Gravitational wave event data from LIGO

Gravitational Waves Detected

Gravitation wave discovery data
Visualisation of the gravitational wave event data from the two LIGO observatories in Hanford, Washington and Livingstone, Louisiana confirming the black hole merger. Both plots show the frequency of the event signal sweeping sharply upwards, from 35 Hz to about 150 Hz over two tenths of a second. From ‘Observation of Gravitational Waves from a Binary Black Hole Merger’ B. P. Abbott et al. (LIGO Scientific Collaboration and Virgo Collaboration) Phys. Rev. Lett. 116, 061102 – Published 11 February 2016

The first ever confirmed detection of gravitational waves has been announced by the Laser Interferometer Gravitational-wave Observatory (LIGO) at a press conference held in Washington DC at 10:30 EST on Thurday, 11 February 2016 .

LIGO’s detection of ripples in the fabric of spacetime has been heralded as one of the scientific breakthroughs of the century and promises to mark the  dawn of a new science of gravitational-wave astronomy.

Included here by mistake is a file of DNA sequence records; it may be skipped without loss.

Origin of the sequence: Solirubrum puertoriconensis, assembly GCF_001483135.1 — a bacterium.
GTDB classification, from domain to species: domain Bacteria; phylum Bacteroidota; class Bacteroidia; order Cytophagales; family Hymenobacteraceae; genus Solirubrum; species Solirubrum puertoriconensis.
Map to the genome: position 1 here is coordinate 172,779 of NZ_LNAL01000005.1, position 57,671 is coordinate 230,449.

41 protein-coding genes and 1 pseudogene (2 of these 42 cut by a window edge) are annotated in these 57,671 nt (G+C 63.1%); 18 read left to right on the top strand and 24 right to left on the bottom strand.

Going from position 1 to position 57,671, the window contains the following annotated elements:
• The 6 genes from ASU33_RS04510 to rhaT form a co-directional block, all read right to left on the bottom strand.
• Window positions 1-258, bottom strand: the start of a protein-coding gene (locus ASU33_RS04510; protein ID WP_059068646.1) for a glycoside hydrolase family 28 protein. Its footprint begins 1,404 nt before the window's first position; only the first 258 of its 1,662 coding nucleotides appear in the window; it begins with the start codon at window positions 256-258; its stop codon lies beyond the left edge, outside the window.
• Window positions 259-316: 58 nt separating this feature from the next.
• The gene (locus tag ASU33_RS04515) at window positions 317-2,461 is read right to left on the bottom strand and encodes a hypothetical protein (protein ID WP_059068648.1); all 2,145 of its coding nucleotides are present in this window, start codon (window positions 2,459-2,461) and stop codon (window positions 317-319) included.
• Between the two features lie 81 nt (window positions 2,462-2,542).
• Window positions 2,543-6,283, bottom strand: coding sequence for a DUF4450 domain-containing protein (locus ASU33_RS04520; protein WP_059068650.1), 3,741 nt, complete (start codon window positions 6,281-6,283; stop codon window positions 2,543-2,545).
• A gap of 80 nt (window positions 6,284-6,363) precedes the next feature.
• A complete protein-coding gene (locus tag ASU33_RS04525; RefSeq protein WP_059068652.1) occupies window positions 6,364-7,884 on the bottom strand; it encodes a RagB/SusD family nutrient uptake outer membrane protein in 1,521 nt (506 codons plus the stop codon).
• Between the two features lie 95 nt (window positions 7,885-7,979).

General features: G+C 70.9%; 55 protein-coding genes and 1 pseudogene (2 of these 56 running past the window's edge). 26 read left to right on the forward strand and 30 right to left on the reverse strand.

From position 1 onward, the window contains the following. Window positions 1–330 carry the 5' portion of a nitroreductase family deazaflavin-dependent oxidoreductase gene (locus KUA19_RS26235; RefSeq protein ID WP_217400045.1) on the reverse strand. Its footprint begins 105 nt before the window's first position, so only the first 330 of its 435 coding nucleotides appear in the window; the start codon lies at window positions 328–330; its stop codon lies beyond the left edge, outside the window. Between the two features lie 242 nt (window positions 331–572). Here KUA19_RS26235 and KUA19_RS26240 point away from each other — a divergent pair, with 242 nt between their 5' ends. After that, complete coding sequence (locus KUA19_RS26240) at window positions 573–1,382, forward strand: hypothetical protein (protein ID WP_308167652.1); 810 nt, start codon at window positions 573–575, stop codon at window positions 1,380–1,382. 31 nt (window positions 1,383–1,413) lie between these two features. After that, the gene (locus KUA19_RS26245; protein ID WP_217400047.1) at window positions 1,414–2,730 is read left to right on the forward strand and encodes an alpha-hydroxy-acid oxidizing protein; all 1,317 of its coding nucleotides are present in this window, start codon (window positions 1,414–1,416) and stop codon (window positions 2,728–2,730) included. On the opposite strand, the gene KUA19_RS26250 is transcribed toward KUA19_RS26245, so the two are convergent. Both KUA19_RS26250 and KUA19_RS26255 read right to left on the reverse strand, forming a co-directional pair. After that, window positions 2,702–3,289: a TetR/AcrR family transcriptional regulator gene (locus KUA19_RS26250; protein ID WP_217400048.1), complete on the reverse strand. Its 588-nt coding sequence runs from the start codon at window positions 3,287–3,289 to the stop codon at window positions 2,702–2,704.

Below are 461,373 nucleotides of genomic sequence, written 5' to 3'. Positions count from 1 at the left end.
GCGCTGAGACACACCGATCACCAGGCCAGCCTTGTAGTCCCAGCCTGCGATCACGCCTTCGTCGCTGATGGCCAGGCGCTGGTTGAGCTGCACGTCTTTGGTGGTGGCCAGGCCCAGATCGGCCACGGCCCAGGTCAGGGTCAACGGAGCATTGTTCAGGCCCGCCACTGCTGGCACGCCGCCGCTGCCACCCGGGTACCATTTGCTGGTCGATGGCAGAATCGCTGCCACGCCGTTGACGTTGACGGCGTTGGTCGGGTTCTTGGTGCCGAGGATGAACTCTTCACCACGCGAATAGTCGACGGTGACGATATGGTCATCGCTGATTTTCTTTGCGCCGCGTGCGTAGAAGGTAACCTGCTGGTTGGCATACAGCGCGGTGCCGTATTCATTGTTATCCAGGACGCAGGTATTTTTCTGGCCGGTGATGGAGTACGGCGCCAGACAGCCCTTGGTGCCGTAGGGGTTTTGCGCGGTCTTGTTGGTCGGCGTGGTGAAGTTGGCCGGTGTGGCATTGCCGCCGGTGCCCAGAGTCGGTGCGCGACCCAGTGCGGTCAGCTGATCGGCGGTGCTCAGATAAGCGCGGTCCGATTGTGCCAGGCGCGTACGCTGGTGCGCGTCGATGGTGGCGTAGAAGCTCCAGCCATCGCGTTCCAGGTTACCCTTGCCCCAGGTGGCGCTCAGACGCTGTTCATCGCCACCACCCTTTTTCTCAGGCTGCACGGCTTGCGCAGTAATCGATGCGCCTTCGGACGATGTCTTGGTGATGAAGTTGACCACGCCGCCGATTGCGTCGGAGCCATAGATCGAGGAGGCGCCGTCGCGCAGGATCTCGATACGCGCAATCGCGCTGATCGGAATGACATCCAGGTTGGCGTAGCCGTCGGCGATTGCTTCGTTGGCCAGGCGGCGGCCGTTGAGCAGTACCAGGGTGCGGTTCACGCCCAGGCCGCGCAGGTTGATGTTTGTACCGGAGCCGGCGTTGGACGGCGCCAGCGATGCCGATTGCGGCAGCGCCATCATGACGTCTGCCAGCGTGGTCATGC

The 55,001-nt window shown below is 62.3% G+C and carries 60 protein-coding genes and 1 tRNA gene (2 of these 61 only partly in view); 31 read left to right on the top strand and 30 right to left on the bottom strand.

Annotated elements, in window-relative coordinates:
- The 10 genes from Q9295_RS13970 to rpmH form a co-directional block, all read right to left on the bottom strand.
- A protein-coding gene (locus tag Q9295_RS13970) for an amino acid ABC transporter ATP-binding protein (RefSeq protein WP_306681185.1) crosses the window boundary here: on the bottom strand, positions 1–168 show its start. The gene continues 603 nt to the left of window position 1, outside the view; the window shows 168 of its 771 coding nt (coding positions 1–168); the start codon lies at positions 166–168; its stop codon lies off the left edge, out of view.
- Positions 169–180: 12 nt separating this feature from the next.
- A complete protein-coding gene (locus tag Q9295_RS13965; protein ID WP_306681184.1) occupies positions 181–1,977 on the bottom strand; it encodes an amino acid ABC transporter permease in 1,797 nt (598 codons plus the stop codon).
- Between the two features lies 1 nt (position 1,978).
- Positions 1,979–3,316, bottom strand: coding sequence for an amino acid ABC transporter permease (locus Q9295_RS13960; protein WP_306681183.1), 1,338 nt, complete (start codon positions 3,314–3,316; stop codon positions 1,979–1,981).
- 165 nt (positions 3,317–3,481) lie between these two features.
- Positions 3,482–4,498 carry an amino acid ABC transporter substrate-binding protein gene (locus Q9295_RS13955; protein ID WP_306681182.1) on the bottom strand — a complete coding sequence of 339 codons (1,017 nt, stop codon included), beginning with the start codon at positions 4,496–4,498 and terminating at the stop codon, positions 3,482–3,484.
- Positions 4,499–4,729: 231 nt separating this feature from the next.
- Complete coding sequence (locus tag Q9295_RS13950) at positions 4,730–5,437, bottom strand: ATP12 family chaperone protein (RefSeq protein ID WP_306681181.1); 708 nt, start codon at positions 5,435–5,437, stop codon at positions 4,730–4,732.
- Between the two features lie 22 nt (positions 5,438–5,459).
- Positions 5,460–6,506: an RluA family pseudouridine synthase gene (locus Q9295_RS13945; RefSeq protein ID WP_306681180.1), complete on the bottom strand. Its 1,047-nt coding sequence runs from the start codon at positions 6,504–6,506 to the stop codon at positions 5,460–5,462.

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Visualisation of newly discovered galaxies

Hundreds of new galaxies discovered behind the Milky Way

A visualisation showing the coordinates of the new ‘hidden galaxies’. We are at the centre, with blue representing galaxies found in other surveys and other colours showing the locations of the new galaxies. Credit: ICRAR

A new multibeam receiver on the Parkes radio telescope in Australia has been used to produce a map of 883 nearby galaxies hidden behind the Milky Way, a third of which were previously unknown.
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